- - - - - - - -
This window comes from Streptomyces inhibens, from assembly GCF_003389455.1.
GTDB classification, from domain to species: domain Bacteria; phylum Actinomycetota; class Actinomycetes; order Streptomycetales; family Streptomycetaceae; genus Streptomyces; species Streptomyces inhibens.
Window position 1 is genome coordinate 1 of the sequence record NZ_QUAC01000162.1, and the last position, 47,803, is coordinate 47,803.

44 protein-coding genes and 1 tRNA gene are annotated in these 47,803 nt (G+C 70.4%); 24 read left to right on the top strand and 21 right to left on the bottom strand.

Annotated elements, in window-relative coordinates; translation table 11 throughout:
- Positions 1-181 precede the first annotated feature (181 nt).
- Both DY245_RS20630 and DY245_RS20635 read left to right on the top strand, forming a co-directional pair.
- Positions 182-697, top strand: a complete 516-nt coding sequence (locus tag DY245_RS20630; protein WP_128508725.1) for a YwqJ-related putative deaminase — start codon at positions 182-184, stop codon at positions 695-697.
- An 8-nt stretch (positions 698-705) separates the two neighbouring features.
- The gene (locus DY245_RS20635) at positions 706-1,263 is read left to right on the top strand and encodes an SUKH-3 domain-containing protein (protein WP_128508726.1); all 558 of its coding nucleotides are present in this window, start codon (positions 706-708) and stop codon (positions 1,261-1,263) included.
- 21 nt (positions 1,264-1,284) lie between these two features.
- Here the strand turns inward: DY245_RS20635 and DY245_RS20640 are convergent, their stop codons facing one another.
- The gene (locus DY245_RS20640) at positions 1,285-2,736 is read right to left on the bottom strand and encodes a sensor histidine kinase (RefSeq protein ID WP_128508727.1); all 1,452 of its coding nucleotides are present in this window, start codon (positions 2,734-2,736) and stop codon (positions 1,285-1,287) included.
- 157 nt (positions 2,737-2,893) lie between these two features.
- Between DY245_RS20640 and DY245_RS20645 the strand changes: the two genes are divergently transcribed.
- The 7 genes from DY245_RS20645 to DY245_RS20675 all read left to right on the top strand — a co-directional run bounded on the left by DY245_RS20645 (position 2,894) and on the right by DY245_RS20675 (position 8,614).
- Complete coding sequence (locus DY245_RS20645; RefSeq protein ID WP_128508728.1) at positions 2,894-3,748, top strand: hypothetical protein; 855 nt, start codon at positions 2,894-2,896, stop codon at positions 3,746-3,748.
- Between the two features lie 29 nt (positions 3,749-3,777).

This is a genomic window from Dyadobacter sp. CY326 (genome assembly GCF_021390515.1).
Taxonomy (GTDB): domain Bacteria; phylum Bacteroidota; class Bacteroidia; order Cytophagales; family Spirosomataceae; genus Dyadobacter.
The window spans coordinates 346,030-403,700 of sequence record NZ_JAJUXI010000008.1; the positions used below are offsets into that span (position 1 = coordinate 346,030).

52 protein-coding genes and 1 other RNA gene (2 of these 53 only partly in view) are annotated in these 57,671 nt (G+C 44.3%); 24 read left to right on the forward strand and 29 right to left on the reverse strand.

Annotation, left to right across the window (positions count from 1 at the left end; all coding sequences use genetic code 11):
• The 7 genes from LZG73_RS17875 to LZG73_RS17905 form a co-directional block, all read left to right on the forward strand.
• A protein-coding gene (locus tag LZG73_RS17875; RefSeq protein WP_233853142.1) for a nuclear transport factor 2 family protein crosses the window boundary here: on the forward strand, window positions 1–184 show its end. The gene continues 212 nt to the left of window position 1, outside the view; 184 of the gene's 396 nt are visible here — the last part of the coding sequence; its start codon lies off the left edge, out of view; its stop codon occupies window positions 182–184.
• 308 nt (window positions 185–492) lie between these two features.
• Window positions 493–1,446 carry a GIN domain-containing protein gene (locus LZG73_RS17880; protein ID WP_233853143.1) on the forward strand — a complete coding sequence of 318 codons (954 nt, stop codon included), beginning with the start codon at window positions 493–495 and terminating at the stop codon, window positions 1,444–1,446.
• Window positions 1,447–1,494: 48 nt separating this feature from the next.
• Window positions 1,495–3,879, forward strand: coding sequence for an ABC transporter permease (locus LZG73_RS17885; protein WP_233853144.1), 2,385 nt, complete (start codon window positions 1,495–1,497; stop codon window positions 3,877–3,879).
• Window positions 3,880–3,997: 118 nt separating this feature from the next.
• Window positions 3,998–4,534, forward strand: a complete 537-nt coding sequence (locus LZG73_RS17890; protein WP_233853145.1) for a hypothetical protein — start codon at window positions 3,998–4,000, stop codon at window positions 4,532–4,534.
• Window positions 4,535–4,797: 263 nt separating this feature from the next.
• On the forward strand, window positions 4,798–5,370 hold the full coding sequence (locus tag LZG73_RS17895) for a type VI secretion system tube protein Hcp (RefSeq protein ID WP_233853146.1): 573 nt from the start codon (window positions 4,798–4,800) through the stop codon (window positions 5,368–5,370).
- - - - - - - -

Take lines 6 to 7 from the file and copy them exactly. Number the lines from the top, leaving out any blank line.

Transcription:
- Positions 1-181 precede the first annotated feature (181 nt).
- Both DY245_RS20630 and DY245_RS20635 read left to right on the top strand, forming a co-directional pair.